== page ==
Admittedly mixing our metaphors: The sooner the stable is cleaned, the more welcoming it will be for the fresh horses.

To read or post comments, click on title.

SPED Major Factor In Picking New Sup’t., Choosing D-64 Board Candidates

02.13.19

A recent “candidates’ forum” hosted by parents of Park Ridge-Niles School District 64 students with “special needs” was held at the Shawarma Inn in South Park.

In attendance were 6 (Steve Blindauer, Sal Galati, Gareth Kennedy, Rebecca Little, Carol Sales and incumbent Tom Sotos) of the 8 (Lisa Page and Denise Pearl MIA) candidates for the D-64 School Board. Six of the 8 candidates also submitted written responses to questions posed in advance to them by the organizers of that forum. Sotos and Pearl did not do so.

When discussing the shortcomings of the District’s special education (“SPED”) program, the candidates and the assembled parents repeatedly cited “communication” and “trust.” But that’s the lowest-hanging fruit: Inadequate communication and a lack of trust have been among the bigger problems not just for D-64 SPED parents but for all D-64 parents throughout the 6-year reign of Board President Tony “Who’s The Boss?” Borrelli and the 5-year reign of Supt. Laurie “I’m The Boss!” Heinz, aided and abetted by D-64’s minister of disinformation, Bernadette Tramm.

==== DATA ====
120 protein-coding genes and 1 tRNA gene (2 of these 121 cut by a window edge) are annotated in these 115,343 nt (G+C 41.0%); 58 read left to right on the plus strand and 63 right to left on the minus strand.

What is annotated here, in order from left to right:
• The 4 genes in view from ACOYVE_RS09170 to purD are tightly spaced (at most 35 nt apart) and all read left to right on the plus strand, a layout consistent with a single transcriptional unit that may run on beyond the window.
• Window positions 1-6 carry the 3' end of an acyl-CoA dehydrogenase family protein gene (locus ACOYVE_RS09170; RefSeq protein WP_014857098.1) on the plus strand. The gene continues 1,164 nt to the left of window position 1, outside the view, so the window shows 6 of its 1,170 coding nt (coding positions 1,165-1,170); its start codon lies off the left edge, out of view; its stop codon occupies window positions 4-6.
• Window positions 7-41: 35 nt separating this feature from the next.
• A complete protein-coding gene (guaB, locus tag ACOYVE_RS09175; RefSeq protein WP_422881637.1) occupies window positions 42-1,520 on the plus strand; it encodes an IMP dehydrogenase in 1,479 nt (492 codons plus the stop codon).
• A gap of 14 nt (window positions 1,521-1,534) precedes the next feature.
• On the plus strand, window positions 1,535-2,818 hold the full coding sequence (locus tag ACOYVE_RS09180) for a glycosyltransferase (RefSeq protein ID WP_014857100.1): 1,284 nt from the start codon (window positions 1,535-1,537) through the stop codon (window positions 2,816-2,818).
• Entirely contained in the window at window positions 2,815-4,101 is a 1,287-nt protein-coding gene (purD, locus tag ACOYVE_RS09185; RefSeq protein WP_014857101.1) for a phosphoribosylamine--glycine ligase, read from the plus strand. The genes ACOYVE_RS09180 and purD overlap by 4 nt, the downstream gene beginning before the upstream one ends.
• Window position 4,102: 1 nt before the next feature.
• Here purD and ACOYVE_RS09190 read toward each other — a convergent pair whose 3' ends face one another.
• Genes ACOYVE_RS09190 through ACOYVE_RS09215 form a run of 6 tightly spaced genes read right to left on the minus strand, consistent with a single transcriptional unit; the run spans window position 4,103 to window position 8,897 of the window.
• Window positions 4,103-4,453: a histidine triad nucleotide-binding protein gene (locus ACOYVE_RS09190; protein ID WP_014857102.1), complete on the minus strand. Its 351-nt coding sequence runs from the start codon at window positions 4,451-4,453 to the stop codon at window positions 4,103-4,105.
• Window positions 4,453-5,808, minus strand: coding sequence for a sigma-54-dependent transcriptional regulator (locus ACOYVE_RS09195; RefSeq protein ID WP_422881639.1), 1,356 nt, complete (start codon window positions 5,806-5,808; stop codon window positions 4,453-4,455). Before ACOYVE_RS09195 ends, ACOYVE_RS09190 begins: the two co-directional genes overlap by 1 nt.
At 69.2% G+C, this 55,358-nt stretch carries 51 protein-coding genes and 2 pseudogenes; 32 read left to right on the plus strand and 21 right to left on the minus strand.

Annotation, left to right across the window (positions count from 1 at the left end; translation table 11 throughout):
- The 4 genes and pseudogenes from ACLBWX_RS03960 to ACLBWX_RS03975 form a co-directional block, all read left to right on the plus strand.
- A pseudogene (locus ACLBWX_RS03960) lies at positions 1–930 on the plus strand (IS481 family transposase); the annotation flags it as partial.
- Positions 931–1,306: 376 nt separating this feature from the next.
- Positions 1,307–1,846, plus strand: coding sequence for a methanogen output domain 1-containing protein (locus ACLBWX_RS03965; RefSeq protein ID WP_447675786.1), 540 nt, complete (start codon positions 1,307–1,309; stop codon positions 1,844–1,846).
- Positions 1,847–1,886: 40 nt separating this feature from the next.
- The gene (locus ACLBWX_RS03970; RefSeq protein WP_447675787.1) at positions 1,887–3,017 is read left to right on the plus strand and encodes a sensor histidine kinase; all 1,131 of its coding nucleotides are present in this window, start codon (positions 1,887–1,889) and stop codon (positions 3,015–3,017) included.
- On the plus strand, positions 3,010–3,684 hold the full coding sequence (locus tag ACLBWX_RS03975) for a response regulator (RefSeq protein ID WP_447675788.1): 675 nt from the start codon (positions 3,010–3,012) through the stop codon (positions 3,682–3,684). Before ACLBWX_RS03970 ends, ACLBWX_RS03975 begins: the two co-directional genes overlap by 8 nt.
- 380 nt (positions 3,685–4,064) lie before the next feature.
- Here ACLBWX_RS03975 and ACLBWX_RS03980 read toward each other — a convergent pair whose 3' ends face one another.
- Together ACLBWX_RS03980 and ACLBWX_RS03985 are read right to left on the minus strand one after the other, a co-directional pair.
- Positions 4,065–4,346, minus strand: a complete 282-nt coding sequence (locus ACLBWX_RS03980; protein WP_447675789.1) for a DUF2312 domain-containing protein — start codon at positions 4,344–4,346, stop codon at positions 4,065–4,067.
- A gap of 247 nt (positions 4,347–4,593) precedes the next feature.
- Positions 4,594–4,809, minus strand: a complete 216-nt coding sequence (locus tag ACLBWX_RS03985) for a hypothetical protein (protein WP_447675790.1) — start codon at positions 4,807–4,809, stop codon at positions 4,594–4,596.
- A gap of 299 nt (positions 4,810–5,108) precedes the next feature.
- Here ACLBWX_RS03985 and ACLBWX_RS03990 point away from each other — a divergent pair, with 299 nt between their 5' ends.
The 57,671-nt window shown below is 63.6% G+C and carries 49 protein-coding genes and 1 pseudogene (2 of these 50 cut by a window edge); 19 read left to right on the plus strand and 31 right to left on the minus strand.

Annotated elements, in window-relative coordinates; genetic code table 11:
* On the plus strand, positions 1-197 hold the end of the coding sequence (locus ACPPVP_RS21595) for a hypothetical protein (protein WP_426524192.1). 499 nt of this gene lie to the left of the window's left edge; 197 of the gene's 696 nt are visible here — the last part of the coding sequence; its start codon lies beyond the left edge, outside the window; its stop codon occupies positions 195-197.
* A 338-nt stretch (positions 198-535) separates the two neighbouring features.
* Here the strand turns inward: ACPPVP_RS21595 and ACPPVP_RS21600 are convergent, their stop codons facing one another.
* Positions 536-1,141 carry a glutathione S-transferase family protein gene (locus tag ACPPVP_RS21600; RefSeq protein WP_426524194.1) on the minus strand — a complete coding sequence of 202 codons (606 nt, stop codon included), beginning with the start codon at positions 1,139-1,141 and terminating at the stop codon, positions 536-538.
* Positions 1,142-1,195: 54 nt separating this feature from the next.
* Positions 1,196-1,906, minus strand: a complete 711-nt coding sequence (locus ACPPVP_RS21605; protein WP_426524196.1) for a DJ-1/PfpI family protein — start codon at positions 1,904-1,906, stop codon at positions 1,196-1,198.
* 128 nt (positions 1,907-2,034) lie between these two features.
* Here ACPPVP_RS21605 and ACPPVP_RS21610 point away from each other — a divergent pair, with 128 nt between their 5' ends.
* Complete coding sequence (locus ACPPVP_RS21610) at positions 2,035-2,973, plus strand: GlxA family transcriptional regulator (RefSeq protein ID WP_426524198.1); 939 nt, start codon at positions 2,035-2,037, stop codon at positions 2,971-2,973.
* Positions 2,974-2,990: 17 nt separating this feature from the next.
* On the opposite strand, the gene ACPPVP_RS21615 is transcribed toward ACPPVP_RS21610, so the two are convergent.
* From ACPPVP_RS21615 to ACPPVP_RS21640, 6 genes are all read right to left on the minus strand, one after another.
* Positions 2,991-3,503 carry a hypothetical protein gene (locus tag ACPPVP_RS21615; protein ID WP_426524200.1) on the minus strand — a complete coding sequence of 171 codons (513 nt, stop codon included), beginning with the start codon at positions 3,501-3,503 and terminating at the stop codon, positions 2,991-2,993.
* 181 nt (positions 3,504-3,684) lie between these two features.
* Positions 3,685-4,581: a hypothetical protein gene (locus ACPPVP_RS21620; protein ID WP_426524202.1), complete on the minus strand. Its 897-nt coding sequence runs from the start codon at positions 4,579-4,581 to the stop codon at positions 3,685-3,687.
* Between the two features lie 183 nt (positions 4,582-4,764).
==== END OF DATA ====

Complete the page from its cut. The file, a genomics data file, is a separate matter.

But it was more than poor communication and a lack of trust that created a SPED program so dysfunctional under former SPED director Jane Boyd that an outside consultant (Lisa Harrod of LMT Consulting) had to be brought in last Spring to audit it. She and her team concluded that, in additions to neither SPED parents nor SPED teachers trusting the Heinz administration, SPED services had actually declined over the previous two years.

We wrote about that in our 06.22.2018 post.